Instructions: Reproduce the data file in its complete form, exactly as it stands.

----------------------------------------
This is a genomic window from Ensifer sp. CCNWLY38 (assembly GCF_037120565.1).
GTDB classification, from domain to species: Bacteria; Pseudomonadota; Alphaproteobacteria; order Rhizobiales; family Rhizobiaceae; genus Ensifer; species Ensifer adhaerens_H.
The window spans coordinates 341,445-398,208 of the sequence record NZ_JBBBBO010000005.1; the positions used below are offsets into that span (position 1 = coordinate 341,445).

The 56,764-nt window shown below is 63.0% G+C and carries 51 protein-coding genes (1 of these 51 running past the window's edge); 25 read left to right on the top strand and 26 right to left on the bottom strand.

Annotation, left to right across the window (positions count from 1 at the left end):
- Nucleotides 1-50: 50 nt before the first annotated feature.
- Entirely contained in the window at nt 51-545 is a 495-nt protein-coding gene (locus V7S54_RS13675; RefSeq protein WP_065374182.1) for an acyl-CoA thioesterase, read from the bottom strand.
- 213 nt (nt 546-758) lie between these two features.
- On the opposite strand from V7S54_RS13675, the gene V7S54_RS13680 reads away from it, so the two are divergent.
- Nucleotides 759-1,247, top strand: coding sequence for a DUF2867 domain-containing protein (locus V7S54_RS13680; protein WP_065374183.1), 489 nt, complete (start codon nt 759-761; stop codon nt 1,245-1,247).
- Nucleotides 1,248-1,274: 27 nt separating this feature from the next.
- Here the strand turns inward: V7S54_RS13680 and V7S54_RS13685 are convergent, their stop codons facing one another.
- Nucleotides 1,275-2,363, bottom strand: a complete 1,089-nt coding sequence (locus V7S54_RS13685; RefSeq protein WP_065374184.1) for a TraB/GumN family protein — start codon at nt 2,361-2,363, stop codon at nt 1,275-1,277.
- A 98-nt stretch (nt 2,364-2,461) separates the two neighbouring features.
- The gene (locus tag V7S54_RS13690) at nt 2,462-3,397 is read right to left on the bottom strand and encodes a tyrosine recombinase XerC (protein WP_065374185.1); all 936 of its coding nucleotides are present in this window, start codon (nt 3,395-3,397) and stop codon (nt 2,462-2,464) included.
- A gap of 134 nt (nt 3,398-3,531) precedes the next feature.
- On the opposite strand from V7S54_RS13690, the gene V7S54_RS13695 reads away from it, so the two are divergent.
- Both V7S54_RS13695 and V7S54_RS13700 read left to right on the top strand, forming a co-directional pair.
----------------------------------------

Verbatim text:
This is a genomic window from Ensifer sp. CCNWLY38 (assembly GCF_037120565.1).
GTDB classification, from domain to species: Bacteria; Pseudomonadota; Alphaproteobacteria; order Rhizobiales; family Rhizobiaceae; genus Ensifer; species Ensifer adhaerens_H.
The window spans coordinates 341,445-398,208 of the sequence record NZ_JBBBBO010000005.1; the positions used below are offsets into that span (position 1 = coordinate 341,445).

The 56,764-nt window shown below is 63.0% G+C and carries 51 protein-coding genes (1 of these 51 running past the window's edge); 25 read left to right on the top strand and 26 right to left on the bottom strand.

Annotation, left to right across the window (positions count from 1 at the left end):
- Nucleotides 1-50: 50 nt before the first annotated feature.
- Entirely contained in the window at nt 51-545 is a 495-nt protein-coding gene (locus V7S54_RS13675; RefSeq protein WP_065374182.1) for an acyl-CoA thioesterase, read from the bottom strand.
- 213 nt (nt 546-758) lie between these two features.
- On the opposite strand from V7S54_RS13675, the gene V7S54_RS13680 reads away from it, so the two are divergent.
- Nucleotides 759-1,247, top strand: coding sequence for a DUF2867 domain-containing protein (locus V7S54_RS13680; protein WP_065374183.1), 489 nt, complete (start codon nt 759-761; stop codon nt 1,245-1,247).
- Nucleotides 1,248-1,274: 27 nt separating this feature from the next.
- Here the strand turns inward: V7S54_RS13680 and V7S54_RS13685 are convergent, their stop codons facing one another.
- Nucleotides 1,275-2,363, bottom strand: a complete 1,089-nt coding sequence (locus V7S54_RS13685; RefSeq protein WP_065374184.1) for a TraB/GumN family protein — start codon at nt 2,361-2,363, stop codon at nt 1,275-1,277.
- A 98-nt stretch (nt 2,364-2,461) separates the two neighbouring features.
- The gene (locus tag V7S54_RS13690) at nt 2,462-3,397 is read right to left on the bottom strand and encodes a tyrosine recombinase XerC (protein WP_065374185.1); all 936 of its coding nucleotides are present in this window, start codon (nt 3,395-3,397) and stop codon (nt 2,462-2,464) included.
- A gap of 134 nt (nt 3,398-3,531) precedes the next feature.
- On the opposite strand from V7S54_RS13690, the gene V7S54_RS13695 reads away from it, so the two are divergent.
- Both V7S54_RS13695 and V7S54_RS13700 read left to right on the top strand, forming a co-directional pair.